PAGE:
The Cundill Prize, the big money Montreal-based international prize for historical writing, announced its 2016 (not very) long list. Six titles:
Mary Beard, SPQR: A History of Ancient Rome (Liveright Publishing Corporation)
Robert J. Gordon, The Rise and Fall of American Growth: The U.S. Standard of Living since the Civil War (Princeton University Press)
Thomas W. Laqueur, The Work of the Dead: A Cultural History of Mortal Remain (Princeton University Press)
Philippe Sands, East West Street: On the Origins of Genocide and Crimes Against Humanity (Weidenfeld & Nicolson)
David Wootton, The Invention of Science: A New History of the Scientific Revolution (Stuart Proffitt)
Andrea Wulf, The Invention of Nature: Alexander Von Humboldt’s New World (Alfred A. Knopf, John Murray Publishers)Six titles. Two women authors. Probably more Eurocentric than some recent lists. History of science, cultural history, economic history, classics, a little politics....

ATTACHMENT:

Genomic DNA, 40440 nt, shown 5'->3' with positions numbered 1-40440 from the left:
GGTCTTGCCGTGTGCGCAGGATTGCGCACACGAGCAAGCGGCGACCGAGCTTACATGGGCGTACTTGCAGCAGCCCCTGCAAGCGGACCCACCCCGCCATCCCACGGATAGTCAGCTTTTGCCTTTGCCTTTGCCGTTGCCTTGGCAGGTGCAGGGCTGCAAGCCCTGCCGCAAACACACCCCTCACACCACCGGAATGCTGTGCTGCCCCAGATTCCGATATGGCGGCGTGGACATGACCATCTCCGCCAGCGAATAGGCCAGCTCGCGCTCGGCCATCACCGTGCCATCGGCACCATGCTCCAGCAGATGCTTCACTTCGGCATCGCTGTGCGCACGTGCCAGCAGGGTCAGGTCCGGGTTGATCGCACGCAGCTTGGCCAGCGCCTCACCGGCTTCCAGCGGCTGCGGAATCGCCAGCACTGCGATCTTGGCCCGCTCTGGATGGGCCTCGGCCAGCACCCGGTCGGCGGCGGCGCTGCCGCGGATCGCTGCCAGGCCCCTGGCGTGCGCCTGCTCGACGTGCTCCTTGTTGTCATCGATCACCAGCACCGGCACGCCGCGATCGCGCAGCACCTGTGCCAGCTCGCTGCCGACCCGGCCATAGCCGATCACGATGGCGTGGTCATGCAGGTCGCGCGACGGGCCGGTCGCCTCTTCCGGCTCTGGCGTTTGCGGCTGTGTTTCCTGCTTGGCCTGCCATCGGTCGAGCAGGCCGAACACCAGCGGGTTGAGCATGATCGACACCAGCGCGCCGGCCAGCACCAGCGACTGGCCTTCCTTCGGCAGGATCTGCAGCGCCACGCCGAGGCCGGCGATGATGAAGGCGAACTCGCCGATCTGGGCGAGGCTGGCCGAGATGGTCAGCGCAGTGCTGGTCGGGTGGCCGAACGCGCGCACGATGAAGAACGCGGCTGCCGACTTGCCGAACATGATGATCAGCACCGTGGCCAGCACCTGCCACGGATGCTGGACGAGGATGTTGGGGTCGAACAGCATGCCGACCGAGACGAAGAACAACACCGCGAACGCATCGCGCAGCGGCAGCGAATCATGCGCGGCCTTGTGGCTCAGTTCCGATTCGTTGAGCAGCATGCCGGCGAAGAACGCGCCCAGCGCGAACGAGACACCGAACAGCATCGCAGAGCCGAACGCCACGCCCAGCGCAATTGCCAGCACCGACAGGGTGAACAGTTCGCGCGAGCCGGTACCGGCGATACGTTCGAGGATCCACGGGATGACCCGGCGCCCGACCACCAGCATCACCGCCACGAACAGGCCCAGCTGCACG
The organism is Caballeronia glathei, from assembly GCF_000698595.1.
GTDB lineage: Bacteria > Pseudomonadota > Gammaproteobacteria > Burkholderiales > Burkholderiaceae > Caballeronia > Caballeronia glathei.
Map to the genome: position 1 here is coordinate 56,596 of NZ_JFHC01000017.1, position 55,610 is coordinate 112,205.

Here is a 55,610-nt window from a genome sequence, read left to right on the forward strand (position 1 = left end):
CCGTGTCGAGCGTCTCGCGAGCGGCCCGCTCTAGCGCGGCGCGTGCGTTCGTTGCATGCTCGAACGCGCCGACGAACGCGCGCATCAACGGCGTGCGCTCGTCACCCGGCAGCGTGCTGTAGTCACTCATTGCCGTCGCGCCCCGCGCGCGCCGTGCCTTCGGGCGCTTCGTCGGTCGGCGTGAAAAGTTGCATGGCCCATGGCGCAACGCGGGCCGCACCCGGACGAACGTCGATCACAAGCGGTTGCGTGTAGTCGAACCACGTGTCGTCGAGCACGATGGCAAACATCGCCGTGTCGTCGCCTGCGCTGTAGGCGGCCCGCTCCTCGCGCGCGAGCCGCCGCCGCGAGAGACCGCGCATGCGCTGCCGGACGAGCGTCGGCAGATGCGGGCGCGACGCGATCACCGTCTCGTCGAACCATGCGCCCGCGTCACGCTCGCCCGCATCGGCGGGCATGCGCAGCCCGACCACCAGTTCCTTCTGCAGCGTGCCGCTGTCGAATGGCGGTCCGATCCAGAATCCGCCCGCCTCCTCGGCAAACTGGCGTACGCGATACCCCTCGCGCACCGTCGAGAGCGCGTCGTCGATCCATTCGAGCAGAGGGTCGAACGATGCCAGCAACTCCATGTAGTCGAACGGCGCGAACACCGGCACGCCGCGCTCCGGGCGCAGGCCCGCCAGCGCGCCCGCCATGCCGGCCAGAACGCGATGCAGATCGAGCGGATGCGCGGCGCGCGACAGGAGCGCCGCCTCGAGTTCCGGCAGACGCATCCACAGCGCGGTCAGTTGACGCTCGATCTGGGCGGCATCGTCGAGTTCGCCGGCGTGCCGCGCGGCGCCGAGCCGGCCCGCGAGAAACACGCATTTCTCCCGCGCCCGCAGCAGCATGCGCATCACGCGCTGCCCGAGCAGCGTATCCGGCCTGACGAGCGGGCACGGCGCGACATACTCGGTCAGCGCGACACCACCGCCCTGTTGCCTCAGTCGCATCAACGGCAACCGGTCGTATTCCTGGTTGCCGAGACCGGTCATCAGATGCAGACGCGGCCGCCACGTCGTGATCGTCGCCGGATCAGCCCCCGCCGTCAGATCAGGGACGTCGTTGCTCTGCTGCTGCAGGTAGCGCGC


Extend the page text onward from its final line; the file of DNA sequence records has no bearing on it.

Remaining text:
One of the things I admire about the Cundill lists is frequently I have never heard of most of the nominees. This year I've actually read most of one of them (SPQR kinda disappointed me by the end) and am roughly familiar with a couple of others from reviews and discussions. Still, there looks to be a lot of new stuff here, if you like big challenging histories.
The jury meanwhile seems to be getting more "democratic:" i.e, fewer historians. I'm probably okay with that in principle, at least:
- Timothy James Brook, Republic of China Chair, University of British Columbia;
- John Darwin, Professor of Global and Imperial History; Director, Oxford Centre for Global History , University of Oxford;
- David Frum, Senior Editor, The Atlantic;
- Anna Porter, Co-founder, Key Porter Books